LGBTQ Dating and Hook-Up Apps: Results of our Research
We all know that online dating can be a slow and difficult process.
In an attempt to make a challenging experience a little easier, the Gay Therapy Center conducted a survey to get a picture of what is happening behind the scenes of all those mysterious people you have been “liking” and texting with on the dating and hook-up apps.
Sometimes just knowing the facts can reduce our frustration.
It’s fun to complain about dating. Commiserating with friends is a great way to get social support. However, it’s also important to take responsibility for what we are doing that doesn’t work.
One takeaway from the survey is the importance of written communication in online dating. Yes, quality photos mean a lot, but your written profile and the care in which you approach texting are significant factors. You’ll find details about this in the results we’ve provided below.
We’ve summarized the data by what we think is most likely help you rethink incorrect assumptions you may have about online dating.
Who Is In This Survey?
This survey represents the responses of the 225 Gay Therapy Center newsletter subscribers who participated in our questionnaire. Over 88% are cisgender gay men and 60% are in the 36 -59 age range.
Here are some dating myths we often hear from our clients and what our data shows about those beliefs:
Myth 1: People just look at the photos and don’t read profiles.
91% of the people in our survey look at the photo and written profile and then decide whether to “like” someone. So it is worth your time to do the challenging work of editing your profile.
91% was the highest level of agreement we received on any of our survey questions.
Myth 2: People on the apps just want sex. No one wants a relationship.
43% report that their primary reason for being on the app to find a relationship partner.
30% report that their primary reason for being on the app is to find a sexual partner.
Myth 3: How you text on the apps doesn’t make that much difference.
Here are the top 3 reasons people stop texting:
- I get a negative vibe from them in their texts. (28%)
- Based on the texts, we don’t seem to have much in common. (22%)
- They are too focused on chatting and don’t seem interested in meeting. (20%)
Myth 4: No one notices that my online behavior is “avoidant.”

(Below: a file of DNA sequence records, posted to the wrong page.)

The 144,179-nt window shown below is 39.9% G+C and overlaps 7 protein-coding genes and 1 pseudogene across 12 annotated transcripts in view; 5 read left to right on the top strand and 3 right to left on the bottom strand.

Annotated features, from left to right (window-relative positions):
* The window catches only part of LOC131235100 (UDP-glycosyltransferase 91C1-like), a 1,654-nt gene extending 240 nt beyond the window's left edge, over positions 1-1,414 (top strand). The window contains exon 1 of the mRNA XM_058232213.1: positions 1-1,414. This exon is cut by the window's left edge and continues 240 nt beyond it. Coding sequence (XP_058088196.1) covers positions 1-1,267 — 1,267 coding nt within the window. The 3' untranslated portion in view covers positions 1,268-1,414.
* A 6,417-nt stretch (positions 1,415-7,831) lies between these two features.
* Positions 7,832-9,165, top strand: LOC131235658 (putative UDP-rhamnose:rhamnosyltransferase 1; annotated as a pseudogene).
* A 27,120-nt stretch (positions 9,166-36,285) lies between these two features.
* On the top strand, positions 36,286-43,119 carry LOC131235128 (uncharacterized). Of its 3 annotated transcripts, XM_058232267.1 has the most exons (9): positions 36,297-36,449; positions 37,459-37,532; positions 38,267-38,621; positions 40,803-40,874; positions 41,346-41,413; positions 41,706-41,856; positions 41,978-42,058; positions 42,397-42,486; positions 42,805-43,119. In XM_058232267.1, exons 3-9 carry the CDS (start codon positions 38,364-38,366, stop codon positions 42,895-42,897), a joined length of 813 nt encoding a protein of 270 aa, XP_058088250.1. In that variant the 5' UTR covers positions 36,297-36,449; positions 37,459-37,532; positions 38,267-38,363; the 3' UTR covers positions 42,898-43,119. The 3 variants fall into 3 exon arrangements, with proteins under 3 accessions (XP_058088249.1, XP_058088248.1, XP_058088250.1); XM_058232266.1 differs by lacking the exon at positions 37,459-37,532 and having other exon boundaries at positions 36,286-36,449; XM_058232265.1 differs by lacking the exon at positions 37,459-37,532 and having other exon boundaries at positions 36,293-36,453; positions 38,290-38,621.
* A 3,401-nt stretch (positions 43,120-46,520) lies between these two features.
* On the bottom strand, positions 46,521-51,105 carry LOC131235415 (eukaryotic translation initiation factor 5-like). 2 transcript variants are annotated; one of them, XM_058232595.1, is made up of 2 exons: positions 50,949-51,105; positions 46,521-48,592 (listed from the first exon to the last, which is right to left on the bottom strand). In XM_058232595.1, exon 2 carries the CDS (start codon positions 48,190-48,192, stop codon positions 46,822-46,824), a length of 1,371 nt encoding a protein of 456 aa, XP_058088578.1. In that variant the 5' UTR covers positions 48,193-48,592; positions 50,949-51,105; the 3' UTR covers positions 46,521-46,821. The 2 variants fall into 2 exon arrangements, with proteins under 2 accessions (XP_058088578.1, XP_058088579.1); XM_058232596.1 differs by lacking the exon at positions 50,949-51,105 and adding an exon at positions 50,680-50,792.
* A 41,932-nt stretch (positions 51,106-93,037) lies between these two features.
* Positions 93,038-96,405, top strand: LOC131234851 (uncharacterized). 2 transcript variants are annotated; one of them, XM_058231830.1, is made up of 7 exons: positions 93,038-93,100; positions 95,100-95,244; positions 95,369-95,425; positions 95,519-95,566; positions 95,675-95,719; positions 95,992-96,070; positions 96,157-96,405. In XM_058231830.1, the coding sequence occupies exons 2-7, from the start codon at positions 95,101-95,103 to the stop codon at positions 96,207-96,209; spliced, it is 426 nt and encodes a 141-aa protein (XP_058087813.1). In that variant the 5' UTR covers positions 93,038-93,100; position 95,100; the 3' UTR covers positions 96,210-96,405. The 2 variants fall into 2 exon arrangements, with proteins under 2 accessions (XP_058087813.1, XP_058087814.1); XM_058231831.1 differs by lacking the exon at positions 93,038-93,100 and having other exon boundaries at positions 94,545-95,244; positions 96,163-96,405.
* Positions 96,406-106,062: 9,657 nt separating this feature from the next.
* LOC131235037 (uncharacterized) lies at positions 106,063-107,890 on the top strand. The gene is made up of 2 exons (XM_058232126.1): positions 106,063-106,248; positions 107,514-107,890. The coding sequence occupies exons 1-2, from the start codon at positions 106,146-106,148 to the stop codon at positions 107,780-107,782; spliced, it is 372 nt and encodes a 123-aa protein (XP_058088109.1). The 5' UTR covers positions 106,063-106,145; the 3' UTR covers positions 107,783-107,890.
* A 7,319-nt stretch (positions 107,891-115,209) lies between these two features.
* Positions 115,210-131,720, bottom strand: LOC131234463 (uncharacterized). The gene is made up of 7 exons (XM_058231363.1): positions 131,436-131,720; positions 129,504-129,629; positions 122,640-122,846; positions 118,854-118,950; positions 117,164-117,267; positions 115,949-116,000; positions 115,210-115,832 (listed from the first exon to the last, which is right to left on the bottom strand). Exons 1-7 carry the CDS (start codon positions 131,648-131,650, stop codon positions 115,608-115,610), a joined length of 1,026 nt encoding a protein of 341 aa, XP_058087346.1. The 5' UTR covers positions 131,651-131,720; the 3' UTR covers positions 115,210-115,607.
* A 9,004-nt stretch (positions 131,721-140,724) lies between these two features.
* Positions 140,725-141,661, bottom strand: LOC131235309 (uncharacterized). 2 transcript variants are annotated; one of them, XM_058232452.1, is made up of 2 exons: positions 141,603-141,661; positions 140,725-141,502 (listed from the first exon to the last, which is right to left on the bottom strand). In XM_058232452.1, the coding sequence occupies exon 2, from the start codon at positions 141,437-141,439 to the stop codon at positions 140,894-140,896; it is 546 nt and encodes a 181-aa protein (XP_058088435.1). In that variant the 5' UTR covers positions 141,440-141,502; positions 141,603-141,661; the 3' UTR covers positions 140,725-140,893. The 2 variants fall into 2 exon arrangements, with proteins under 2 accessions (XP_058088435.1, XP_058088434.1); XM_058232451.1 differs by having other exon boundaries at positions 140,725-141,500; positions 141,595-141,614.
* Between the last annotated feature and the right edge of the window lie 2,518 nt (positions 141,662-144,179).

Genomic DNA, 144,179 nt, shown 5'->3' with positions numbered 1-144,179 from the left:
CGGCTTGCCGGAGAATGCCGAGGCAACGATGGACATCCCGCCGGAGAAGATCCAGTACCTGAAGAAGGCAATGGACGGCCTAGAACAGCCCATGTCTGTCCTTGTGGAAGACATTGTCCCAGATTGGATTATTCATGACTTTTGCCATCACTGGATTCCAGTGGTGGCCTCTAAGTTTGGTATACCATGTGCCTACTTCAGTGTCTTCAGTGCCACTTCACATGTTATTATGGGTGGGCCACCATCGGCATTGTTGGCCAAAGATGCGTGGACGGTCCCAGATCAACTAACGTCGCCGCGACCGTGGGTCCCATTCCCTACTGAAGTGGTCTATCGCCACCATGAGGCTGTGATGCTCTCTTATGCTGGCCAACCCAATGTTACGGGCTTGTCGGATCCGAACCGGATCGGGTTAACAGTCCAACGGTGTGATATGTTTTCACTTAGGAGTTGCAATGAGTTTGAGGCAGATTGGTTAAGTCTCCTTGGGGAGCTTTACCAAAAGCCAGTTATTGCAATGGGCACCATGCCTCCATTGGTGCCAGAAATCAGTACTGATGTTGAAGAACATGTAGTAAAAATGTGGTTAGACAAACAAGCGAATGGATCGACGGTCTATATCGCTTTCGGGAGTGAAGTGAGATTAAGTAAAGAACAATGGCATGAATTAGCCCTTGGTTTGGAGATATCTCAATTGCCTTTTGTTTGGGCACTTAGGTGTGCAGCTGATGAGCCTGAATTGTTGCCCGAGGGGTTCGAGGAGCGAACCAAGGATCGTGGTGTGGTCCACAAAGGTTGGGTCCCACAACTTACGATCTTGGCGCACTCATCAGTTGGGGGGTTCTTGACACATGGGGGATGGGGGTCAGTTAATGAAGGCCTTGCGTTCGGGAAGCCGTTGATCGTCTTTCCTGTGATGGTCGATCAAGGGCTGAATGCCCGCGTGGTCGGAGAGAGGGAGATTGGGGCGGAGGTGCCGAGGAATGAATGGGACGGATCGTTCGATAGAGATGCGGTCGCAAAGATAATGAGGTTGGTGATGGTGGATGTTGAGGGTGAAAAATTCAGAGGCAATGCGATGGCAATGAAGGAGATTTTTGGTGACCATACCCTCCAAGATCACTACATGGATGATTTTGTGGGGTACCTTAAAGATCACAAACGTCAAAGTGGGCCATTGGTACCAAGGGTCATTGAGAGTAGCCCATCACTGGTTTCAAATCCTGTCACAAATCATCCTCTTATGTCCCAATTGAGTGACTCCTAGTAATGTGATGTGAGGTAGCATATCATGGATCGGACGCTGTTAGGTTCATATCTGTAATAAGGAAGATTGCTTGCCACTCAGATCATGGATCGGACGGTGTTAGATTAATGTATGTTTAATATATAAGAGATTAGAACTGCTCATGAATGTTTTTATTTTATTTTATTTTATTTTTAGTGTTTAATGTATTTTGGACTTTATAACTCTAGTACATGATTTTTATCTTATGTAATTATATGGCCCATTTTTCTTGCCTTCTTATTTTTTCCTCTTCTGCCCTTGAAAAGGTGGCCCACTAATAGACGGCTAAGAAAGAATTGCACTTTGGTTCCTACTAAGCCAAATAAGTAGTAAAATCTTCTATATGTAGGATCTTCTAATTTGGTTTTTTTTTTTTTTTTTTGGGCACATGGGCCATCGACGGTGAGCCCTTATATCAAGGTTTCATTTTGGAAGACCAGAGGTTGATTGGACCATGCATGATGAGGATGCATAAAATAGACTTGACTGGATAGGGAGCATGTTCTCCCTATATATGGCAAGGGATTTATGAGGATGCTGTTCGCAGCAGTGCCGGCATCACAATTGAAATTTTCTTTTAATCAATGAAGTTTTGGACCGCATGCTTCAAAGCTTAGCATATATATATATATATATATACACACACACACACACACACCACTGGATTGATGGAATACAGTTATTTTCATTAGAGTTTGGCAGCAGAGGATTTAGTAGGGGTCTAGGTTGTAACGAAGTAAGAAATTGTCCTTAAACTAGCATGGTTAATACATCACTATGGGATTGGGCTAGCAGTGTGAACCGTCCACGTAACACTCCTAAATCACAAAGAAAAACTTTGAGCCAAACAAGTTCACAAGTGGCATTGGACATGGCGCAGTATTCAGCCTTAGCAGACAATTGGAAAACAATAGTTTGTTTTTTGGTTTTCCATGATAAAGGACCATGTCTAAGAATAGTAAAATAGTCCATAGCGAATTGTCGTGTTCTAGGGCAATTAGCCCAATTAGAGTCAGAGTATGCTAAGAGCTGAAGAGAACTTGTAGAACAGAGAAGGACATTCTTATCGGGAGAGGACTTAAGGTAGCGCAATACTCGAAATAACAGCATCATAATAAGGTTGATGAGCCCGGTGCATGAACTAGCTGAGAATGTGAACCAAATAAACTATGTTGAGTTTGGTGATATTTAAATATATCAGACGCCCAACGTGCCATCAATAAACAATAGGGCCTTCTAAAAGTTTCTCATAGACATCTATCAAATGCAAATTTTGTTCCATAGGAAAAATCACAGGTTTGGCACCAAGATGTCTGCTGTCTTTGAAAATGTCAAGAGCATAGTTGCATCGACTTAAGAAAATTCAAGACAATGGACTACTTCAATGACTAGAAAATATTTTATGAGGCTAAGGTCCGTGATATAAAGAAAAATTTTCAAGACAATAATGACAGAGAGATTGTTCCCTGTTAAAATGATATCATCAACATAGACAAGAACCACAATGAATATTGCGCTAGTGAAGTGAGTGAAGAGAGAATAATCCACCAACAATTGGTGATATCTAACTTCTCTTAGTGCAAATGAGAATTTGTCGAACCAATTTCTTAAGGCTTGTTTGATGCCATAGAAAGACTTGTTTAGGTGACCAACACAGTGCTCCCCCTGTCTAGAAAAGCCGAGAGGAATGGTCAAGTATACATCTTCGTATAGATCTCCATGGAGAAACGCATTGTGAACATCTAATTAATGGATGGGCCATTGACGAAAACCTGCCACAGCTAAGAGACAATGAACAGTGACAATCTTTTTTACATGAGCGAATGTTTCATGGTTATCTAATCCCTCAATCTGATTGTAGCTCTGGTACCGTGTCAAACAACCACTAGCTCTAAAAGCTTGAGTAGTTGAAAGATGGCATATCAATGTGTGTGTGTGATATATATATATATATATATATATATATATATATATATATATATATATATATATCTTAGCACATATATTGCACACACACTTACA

Here are the top two things that bother people the most when texting on an app:
- Evasive answers to my questions (26%)
- Slow responses to my last text (20%)
Myth 5: Most people enjoy sharing “likes” for the attention but aren’t interested in meeting.
Here are the top 3 reasons people “like” you but then don’t engage in texting:
- I get distracted with life and work. (33%)
- I changed my mind about my interest in them. (27%)
- I get anxious about chatting or meeting someone. (20%)
There’s not much you can do about someone else’s reactions but it is helpful just to know that there are a range of reasons why some people never respond to you.
Myth 6: People want lots of back-and-forth texting before meeting.
28% will text 10 times before asking for an in-person meeting.
28% will text 5 times before asking for an in-person meeting.
Myth 7: Gay men on the apps can’t commit to longer-term commitment.
41% have dated someone they met on an app for over a year.
Myth 8: Gay men no longer use condoms for anal sex now that PReP is available.
37% always use condoms.
23% mostly use condoms.
35% don’t use condoms.
What are the 6 most popular LGBTQ apps?
- 65% use Grindr.
- 39% use Scruff.
- 28% use Tinder.
- 19% use Adam4Adam.
- 17% use Hinge.
- 12% use OK Cupid.
Bad Behavior on the Apps
Many of the stereotypes about rude behavior on the apps are valid. Sixty-five percent of our responders have been stood up for a scheduled date with someone on an app.
While there’s no good excuse for treating people poorly, 20% of respondents report that they get anxious about online chatting or about meeting someone. It may be that anxiety is driving some of the most irritating behaviors.
Dating can involve facing one of our biggest fears: rejection. It also includes the often-conflicting mind states of determination with taking breaks; vulnerability with boundaries; optimism with safety-consciousness; and a spirit of fun. That’s a lot to manage and balance.
Dating gets easier when we grow our self-compassion, build our resiliency, and get support from friends, family, podcasts, and/or a therapist. Sometimes it can take a village to become a successful dater.
Thanks for these results! Any way of looking at the raw data?